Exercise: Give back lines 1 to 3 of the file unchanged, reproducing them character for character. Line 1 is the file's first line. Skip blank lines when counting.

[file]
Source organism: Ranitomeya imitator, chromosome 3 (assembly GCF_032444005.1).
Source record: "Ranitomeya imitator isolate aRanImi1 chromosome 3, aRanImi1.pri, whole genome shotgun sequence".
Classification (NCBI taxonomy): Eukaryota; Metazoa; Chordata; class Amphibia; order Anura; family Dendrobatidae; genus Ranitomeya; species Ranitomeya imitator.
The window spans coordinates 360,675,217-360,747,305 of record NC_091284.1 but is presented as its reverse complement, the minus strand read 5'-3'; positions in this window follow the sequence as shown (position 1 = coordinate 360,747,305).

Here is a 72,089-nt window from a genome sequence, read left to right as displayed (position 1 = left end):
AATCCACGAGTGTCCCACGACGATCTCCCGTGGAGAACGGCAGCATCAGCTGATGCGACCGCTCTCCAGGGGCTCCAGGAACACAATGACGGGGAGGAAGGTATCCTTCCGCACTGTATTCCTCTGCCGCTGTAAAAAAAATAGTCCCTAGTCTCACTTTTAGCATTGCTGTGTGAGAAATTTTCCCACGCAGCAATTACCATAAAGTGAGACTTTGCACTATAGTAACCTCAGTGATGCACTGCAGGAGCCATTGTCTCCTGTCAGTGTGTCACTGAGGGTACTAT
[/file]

Source organism: Ranitomeya imitator, chromosome 3 (assembly GCF_032444005.1).
Source record: "Ranitomeya imitator isolate aRanImi1 chromosome 3, aRanImi1.pri, whole genome shotgun sequence".
Classification (NCBI taxonomy): Eukaryota; Metazoa; Chordata; class Amphibia; order Anura; family Dendrobatidae; genus Ranitomeya; species Ranitomeya imitator.